and work for you." And so, I just gave him the contract to do it, because they
took it away from Lockheed and gave it to me. So I hired their own guy
to do it! He was a capable guy. He understood right away what I was talking
about. I doubt if there was anybody in that room that ever sorted, you know.
Scientific computation doesn't involve sorting. I sorted the pin numbers.
GAM: Have you kept contact with Jules Mersel at all?
TW: No, not even after I left the Lab. I don't think I ever heard from him
GAM: That's the way it is with me, too.
TW: He had ambition, but he wasn't as capable as he needed to be to really get
GAM: I remember you telling me when you went down to Convair, you were telling
them how much nicer our offices were at Livermore. And the guy said, "Well, we
prefer to put that into salaries."
TW: That's what he said; that was Ben Ferber. And I went out and bought some
chlorine disks, you know, at the janitorial service. And I put them in the
urinals down there at Convair. It smelled so bad! And it was a dirty, filthy
place to work!
Gerkin nearly drowned down there one day. He couldn't swim. We started, I
think, at seven o'clock, and we worked, as I recall, a nine-hour day. We'd get
off in the afternoon in the summertime, and there was still plenty of daylight
to go down to the beach. And so we'd go down there and swim. Jack Rose and
I�I loved to body surf, and he loved to swim. So he and I were out there one
day, and Gerkin was wading around, knee-deep. But all of a sudden Gerkin was
out there where we were in the deep water, and he couldn't swim!
So we grabbed him to try to get back to shore, but what had pulled him out
there was an undertow.
We were trying to pull him back in, and he was hanging straight down�you know what that's like! He couldn't do anything to help
himself�he wouldn't kick right or anything. So, Jack was on one side,
and I was on the other side. A little girl about sixteen years old went right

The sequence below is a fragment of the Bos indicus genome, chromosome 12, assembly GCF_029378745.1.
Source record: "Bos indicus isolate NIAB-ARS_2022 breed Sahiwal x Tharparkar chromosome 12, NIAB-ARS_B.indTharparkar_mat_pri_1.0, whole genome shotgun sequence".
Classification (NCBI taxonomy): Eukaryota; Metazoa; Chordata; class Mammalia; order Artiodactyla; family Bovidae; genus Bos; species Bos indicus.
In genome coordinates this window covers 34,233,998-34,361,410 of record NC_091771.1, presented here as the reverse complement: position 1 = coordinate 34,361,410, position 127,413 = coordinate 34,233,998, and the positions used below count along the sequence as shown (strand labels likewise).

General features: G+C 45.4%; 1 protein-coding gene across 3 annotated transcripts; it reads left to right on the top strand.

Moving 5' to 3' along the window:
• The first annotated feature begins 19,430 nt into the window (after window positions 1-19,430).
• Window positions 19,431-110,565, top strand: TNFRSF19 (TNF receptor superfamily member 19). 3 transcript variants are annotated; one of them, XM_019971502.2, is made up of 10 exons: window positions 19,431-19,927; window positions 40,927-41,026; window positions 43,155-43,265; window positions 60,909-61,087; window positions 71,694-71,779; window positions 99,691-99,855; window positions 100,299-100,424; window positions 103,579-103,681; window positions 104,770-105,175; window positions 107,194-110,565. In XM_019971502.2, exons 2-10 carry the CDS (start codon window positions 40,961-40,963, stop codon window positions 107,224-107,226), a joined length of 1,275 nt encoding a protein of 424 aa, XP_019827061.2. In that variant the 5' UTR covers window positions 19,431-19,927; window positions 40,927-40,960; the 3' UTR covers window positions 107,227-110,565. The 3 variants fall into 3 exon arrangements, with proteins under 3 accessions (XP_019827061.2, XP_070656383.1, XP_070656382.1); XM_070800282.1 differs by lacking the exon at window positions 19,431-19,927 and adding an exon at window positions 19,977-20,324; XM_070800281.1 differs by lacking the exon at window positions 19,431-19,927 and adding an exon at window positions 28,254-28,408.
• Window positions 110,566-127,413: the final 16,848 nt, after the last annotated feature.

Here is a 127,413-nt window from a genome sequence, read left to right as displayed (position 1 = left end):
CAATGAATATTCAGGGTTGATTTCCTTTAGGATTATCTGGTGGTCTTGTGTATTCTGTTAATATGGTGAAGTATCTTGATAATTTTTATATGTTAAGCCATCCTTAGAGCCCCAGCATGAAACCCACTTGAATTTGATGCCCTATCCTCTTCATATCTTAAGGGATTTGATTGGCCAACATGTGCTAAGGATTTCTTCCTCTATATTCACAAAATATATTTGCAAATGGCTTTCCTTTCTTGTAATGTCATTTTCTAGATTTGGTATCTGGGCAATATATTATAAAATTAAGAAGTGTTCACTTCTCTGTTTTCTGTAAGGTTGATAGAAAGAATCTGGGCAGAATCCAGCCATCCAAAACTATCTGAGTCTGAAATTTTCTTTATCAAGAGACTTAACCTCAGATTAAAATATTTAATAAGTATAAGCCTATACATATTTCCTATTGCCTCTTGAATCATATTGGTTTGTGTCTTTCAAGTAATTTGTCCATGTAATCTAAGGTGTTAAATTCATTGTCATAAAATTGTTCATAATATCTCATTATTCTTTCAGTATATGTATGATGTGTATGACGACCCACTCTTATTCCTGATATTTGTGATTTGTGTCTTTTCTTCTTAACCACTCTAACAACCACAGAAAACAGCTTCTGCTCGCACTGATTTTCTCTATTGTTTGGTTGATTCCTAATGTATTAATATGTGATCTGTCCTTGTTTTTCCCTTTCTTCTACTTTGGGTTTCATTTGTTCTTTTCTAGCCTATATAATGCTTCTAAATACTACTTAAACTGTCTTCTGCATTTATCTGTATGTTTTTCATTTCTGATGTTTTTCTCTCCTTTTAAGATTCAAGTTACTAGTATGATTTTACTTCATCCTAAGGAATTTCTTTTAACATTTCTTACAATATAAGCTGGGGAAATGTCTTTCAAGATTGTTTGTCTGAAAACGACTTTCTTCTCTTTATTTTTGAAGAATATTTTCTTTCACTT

by, and she said, "Help me! Help me! I'm drowning!" God, we couldn't even make headway with Gerkin�both of us,
holding on and pulling as hard as we could. And she just went by, just
p-r-r-r-r�just like that!
So, there was a kid in front of us, a young fellow. And he wasn't but about
ten or twelve yards in front of us. The surf was pretty heavy. And I kept
hollering, "Hey, buddy! Help us back here! Hey, help us!" He
wouldn't even turn around and look! And so I told Jack, "Keep Gerkin
up." I figured he could do that. "Just keep him up. I'll swim on by myself
and get help." So, I swam as hard as I could, and went I got even with that
guy, I said, "You son of a bitch! We're drowning out there�can't you turn
around and help us?" He said, "I'm drowning!" So I said,
By the time I got to shore, my lungs were�God, I could hardly breathe, I couldn't stand up. But when I got knee-deep, there were some
guys there, young kids with surf sleds, and I told them, "Folks are out there
drowning�three or four of them!" Boom! They jumped on those sleds and
started paddling out there, and they dragged everybody in. Nobody was lost. God, it was close!
I love to body surf. I got a pair of nylon trunks, and I wore them till they
were frayed and unraveling. After the Gerkin incident, we decided we'd get in
shape. So we stopped eating the planked whitefish every night, and we drank
juice for a couple of days, and then took a half a carrot each to work, and
that filled us up. And then we'd eat a nectarine every day for lunch. We got
in shape, and I believe Jack Rose could have swum to Japan, he got in
such good shape! But I'd give out. I can only swim so far before I get tired.
But it was more like walking with him�he'd keep right on.
GAM: Well, you ought to learn how to snorkel.
TW: I tried over in Bimini. The water's so clear over there, you can't see it.
It looks like you're floating in the air. Jack got in with a bunch that was
snorkeling, and a guy went down one day, and he didn't come back up. And
another one dove down there to see what had happened, and he said he saw a
shark that had him right across the belly. He had the guy in his mouth, and
the guy that dove down there couldn't do anything about it. He came back up,
and said, "There's a huge shark down there, and he's got the guy in his mouth!"
They lost him. And a few days later some joker claimed that he found a watch
in a shark's stomach, but he was just playing a joke.
GAM: Gee, that's terrible.
TW: The guy saw it happen, so he knew what was wrong.
We had a couple of guys over from Hughes Aircraft and all, and one said he
wanted to form a division in Lockheed to do missile work and get some
contracts, you know. And he probably was the one that cranked it up
and started it. What he wanted from me was a commitment to deliver, like 1103s
or something to them so that, based on having a machine delivery, they could
get a contract and would be able to perform because they had a commitment for
And then he said, "Now, if anything goes wrong, I want you to call me. I'm
going on a safari in Africa." And he wrote that off as looking for a mountain
near the equator from which to launch missiles, but he was just getting his tax